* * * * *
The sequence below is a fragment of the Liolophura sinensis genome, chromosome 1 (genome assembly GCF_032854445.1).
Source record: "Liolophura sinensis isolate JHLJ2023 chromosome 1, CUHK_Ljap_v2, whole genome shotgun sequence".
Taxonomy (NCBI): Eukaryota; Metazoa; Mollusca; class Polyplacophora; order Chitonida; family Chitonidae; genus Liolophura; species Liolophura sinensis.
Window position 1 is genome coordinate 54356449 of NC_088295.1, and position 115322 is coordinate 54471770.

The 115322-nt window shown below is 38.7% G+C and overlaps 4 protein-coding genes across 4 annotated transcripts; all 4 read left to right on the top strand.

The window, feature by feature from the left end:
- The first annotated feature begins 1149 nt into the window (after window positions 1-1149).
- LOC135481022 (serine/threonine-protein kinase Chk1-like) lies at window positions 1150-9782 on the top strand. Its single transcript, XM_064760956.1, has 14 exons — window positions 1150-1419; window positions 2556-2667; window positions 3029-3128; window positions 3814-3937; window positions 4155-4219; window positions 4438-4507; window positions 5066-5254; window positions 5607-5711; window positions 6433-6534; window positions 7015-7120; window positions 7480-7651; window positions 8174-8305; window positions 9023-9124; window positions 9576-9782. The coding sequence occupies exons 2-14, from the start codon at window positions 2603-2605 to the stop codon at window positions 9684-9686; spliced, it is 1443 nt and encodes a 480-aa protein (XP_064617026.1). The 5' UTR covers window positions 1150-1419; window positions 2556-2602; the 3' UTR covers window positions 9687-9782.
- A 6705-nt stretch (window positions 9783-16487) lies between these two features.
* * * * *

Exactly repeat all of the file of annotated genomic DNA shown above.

The sequence below is a fragment of the Liolophura sinensis genome, chromosome 1 (genome assembly GCF_032854445.1).
Source record: "Liolophura sinensis isolate JHLJ2023 chromosome 1, CUHK_Ljap_v2, whole genome shotgun sequence".
Taxonomy (NCBI): Eukaryota; Metazoa; Mollusca; class Polyplacophora; order Chitonida; family Chitonidae; genus Liolophura; species Liolophura sinensis.
Window position 1 is genome coordinate 54356449 of NC_088295.1, and position 115322 is coordinate 54471770.

The 115322-nt window shown below is 38.7% G+C and overlaps 4 protein-coding genes across 4 annotated transcripts; all 4 read left to right on the top strand.

The window, feature by feature from the left end:
- The first annotated feature begins 1149 nt into the window (after window positions 1-1149).
- LOC135481022 (serine/threonine-protein kinase Chk1-like) lies at window positions 1150-9782 on the top strand. Its single transcript, XM_064760956.1, has 14 exons — window positions 1150-1419; window positions 2556-2667; window positions 3029-3128; window positions 3814-3937; window positions 4155-4219; window positions 4438-4507; window positions 5066-5254; window positions 5607-5711; window positions 6433-6534; window positions 7015-7120; window positions 7480-7651; window positions 8174-8305; window positions 9023-9124; window positions 9576-9782. The coding sequence occupies exons 2-14, from the start codon at window positions 2603-2605 to the stop codon at window positions 9684-9686; spliced, it is 1443 nt and encodes a 480-aa protein (XP_064617026.1). The 5' UTR covers window positions 1150-1419; window positions 2556-2602; the 3' UTR covers window positions 9687-9782.
- A 6705-nt stretch (window positions 9783-16487) lies between these two features.